The Development of
Early Childhood Intervention
Educational early intervention for children with disabilities was established in 1968, under the Early Education Programs for Children with Disabilities legislation (formerly, Handicapped Children's Early Education Assistance Act of 1968). Early intervention is the process of identifying eligible children ages 0-5, determining intervention needs and strategies, and providing supports to children and families in their homes and communities (Shakelford, 1997). There are four major principles that provide the practical foundation for early intervention. These are: broad-based early identification, whole child supports, family focused intervention, and interagency collaboration. Broad-based early identification means that young children at risk are identified as early as possible and can receive services even if they have developmental delays not yet tied to a specific diagnosis. Whole child supports are interventions designed to improve developmental functioning overall for a child, not limiting services to a specific focus (i.e., educational services only). Family focused intervention means that for very young children, interventions to address family needs can be a part of the planning process. Interagency collaboration means that in providing intervention and services, there is teaming and collaboration between each of the agencies involved, both at the family and administrative levels of service delivery.
For young children who are deaf or hard of hearing, early identification has been of primary concern because otherwise children miss crucial communication and language development opportunities. Due to advances in technology and an accompanying activism by professionals around the country, the majority of states have Universal Newborn Hearing Screening programs intended to screen infants for hearing loss immediately at or shortly after birth, increasing the likelihood of early identification of infants who are deaf or hard of hearing. Following screening, eligible families may participate in a transdisciplinary planning process where they, in collaboration with early intervention team members and providers, identify the child's needs in all areas, and design a plan for meeting those needs. For families of young children who are deaf or hard of hearing, quality information about communication and ways to increase and improve communication are often one important focus of the individualized family service plan (IFSP). Helping families access information about communication options is often another large focal point of early intervention programs.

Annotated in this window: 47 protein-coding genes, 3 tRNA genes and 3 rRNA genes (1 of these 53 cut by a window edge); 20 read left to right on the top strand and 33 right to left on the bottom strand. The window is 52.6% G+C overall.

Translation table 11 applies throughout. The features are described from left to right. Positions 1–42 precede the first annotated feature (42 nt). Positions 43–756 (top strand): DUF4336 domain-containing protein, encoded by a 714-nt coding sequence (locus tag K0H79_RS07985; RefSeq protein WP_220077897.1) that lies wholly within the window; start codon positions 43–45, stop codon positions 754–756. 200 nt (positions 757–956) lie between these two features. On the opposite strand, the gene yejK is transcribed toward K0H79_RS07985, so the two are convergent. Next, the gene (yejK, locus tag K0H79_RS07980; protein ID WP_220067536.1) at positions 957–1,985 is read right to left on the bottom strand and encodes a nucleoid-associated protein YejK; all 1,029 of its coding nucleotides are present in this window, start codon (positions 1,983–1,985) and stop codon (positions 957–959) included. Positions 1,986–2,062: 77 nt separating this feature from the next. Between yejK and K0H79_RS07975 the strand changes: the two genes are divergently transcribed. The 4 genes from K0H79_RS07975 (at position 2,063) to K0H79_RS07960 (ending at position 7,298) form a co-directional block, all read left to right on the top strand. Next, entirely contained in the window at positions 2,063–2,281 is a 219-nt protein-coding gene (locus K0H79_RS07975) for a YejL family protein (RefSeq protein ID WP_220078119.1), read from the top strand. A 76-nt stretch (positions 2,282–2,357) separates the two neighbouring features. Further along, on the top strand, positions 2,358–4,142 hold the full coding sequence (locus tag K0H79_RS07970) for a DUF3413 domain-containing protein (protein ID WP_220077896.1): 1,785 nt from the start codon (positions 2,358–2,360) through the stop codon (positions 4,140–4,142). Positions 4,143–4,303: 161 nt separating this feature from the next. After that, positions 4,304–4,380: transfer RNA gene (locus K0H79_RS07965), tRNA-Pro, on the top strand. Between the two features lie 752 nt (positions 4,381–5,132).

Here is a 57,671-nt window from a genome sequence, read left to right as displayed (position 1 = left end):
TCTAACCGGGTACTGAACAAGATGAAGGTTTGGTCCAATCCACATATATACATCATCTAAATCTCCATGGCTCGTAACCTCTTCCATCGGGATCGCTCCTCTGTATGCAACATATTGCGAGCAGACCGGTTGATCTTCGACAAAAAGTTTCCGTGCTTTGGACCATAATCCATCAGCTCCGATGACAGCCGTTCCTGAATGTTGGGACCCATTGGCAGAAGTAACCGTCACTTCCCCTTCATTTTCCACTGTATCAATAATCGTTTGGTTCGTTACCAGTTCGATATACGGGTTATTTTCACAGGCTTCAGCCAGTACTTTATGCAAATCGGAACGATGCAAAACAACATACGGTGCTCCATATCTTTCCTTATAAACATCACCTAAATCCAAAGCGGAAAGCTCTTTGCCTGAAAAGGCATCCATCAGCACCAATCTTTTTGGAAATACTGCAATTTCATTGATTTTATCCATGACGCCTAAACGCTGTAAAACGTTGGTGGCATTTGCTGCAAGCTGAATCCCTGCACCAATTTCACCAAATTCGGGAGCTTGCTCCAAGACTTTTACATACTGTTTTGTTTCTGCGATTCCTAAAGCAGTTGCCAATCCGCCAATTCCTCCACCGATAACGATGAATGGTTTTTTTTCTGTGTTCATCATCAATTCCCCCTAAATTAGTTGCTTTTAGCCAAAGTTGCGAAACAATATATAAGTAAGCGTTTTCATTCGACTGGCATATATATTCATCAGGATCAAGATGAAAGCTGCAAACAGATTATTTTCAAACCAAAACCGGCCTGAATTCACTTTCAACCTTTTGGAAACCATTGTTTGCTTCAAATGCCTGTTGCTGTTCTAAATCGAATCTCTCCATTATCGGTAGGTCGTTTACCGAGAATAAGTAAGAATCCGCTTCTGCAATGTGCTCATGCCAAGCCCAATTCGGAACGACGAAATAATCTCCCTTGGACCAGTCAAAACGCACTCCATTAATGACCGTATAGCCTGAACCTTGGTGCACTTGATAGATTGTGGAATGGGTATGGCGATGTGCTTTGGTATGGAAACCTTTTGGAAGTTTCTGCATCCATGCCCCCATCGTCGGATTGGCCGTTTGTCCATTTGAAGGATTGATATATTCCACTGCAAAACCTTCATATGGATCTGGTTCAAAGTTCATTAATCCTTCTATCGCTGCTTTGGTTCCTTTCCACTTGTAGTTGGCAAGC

Services can be provided in a variety of settings through early intervention depending on the child's needs. In the home, parent outreach programs may offer home visits by a specialist in deafness and hard of hearing. Diverse services may be provided in school by a teacher, speech-language specialist, and/or audiologist as well as a host of other service providers. In the community, parents and children can access both home and center-based interventions as well as other supports to increase the child's interaction in natural environments.
When a child reaches age 3, planning begins to focus on transition to public education and the skills and supports the child will need as they grow to school age. The provisions for planning and support at this stage are outlined in Section 619 of the IDEA, and are designed to support smooth transition from early intervention services to successful educational experiences for students in public school. During this transition, planning becomes more child focused or education focused, and less family focused, as transition to elementary school occurs. Seeking support from other families who have been through this process can be very helpful (Massachusetts Interagency Collaborating Council, 1997).
Early intervention has been and continues to be supported by federal, state, community and private foundations and initiatives. Early intervention to meet the needs of young children with disabilities is protected under state and federal legislation, and is seen as vital to improving educational outcomes for children who are deaf or hard of hearing.
Peterson, N. (1987). Early intervention for handicapped and at-risk children. Denver, CO: Love Publishing Co.
Dunst, C.J. (1996). Early intervention in the U.S. In Brambring, M., Raul, H., and Beelmann, A. (Eds.), Early Childhood Intervention: Theory, Evaluation & Practice, pp.11-52. Berlin, Germany: Walter de Gruyter.
Massachusetts Interagency Collaborating Council. (1997). Working together: Early intervention family participation resources. Boston, MA: Massachusetts Department of Health.
Shakelford, J. (1997). State interagency collaborating council overview: Policies, programs, and practices of state ICC under IDEA. Chapel Hill, NC: National Early Childhood Technical Assistance System.
Thurman, S.K., Cornwell, J.R., & Gottwald, S.R. (Eds.). (1997). Contexts of Early Intervention: Systems and Settings. Baltimore, MD: Paul H. Brookes Publishing.